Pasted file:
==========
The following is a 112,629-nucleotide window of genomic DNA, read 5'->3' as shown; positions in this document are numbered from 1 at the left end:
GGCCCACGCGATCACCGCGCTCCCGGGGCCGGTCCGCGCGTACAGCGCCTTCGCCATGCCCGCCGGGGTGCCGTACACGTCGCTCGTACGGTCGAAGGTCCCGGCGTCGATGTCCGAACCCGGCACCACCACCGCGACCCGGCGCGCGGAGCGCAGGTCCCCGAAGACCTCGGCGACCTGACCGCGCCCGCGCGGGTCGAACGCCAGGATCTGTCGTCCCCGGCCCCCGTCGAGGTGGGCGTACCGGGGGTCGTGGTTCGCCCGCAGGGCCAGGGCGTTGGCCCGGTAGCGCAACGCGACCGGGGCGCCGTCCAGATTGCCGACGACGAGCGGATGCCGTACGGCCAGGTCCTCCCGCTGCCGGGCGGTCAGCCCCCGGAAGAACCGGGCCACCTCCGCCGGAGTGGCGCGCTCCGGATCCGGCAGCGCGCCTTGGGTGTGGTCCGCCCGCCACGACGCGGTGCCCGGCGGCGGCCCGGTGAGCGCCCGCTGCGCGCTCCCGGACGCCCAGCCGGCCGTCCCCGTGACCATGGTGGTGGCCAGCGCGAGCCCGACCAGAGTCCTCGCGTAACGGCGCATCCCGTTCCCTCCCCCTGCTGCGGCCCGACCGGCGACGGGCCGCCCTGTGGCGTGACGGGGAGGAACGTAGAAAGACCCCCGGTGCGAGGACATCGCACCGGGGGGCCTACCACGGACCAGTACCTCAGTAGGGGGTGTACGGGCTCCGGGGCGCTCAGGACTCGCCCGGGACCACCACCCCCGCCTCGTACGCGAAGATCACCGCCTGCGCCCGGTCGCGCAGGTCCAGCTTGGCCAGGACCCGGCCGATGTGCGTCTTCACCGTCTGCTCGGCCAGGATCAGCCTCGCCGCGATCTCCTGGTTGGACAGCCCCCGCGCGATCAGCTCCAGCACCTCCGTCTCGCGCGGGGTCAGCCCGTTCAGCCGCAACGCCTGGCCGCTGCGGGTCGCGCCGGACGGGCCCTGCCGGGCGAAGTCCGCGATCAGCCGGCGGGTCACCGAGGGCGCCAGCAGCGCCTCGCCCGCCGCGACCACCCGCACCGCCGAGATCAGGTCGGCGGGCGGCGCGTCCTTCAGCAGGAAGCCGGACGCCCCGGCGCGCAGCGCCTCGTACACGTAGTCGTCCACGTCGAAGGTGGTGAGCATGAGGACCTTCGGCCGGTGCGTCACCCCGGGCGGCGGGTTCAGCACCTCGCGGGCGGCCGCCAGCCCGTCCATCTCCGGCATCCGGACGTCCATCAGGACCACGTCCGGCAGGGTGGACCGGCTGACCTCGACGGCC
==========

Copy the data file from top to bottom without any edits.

The following is a 112,629-nucleotide window of genomic DNA, read 5'->3' as shown; positions in this document are numbered from 1 at the left end:
GGCCCACGCGATCACCGCGCTCCCGGGGCCGGTCCGCGCGTACAGCGCCTTCGCCATGCCCGCCGGGGTGCCGTACACGTCGCTCGTACGGTCGAAGGTCCCGGCGTCGATGTCCGAACCCGGCACCACCACCGCGACCCGGCGCGCGGAGCGCAGGTCCCCGAAGACCTCGGCGACCTGACCGCGCCCGCGCGGGTCGAACGCCAGGATCTGTCGTCCCCGGCCCCCGTCGAGGTGGGCGTACCGGGGGTCGTGGTTCGCCCGCAGGGCCAGGGCGTTGGCCCGGTAGCGCAACGCGACCGGGGCGCCGTCCAGATTGCCGACGACGAGCGGATGCCGTACGGCCAGGTCCTCCCGCTGCCGGGCGGTCAGCCCCCGGAAGAACCGGGCCACCTCCGCCGGAGTGGCGCGCTCCGGATCCGGCAGCGCGCCTTGGGTGTGGTCCGCCCGCCACGACGCGGTGCCCGGCGGCGGCCCGGTGAGCGCCCGCTGCGCGCTCCCGGACGCCCAGCCGGCCGTCCCCGTGACCATGGTGGTGGCCAGCGCGAGCCCGACCAGAGTCCTCGCGTAACGGCGCATCCCGTTCCCTCCCCCTGCTGCGGCCCGACCGGCGACGGGCCGCCCTGTGGCGTGACGGGGAGGAACGTAGAAAGACCCCCGGTGCGAGGACATCGCACCGGGGGGCCTACCACGGACCAGTACCTCAGTAGGGGGTGTACGGGCTCCGGGGCGCTCAGGACTCGCCCGGGACCACCACCCCCGCCTCGTACGCGAAGATCACCGCCTGCGCCCGGTCGCGCAGGTCCAGCTTGGCCAGGACCCGGCCGATGTGCGTCTTCACCGTCTGCTCGGCCAGGATCAGCCTCGCCGCGATCTCCTGGTTGGACAGCCCCCGCGCGATCAGCTCCAGCACCTCCGTCTCGCGCGGGGTCAGCCCGTTCAGCCGCAACGCCTGGCCGCTGCGGGTCGCGCCGGACGGGCCCTGCCGGGCGAAGTCCGCGATCAGCCGGCGGGTCACCGAGGGCGCCAGCAGCGCCTCGCCCGCCGCGACCACCCGCACCGCCGAGATCAGGTCGGCGGGCGGCGCGTCCTTCAGCAGGAAGCCGGACGCCCCGGCGCGCAGCGCCTCGTACACGTAGTCGTCCACGTCGAAGGTGGTGAGCATGAGGACCTTCGGCCGGTGCGTCACCCCGGGCGGCGGGTTCAGCACCTCGCGGGCGGCCGCCAGCCCGTCCATCTCCGGCATCCGGACGTCCATCAGGACCACGTCCGGCAGGGTGGACCGGCTGACCTCGACGGCC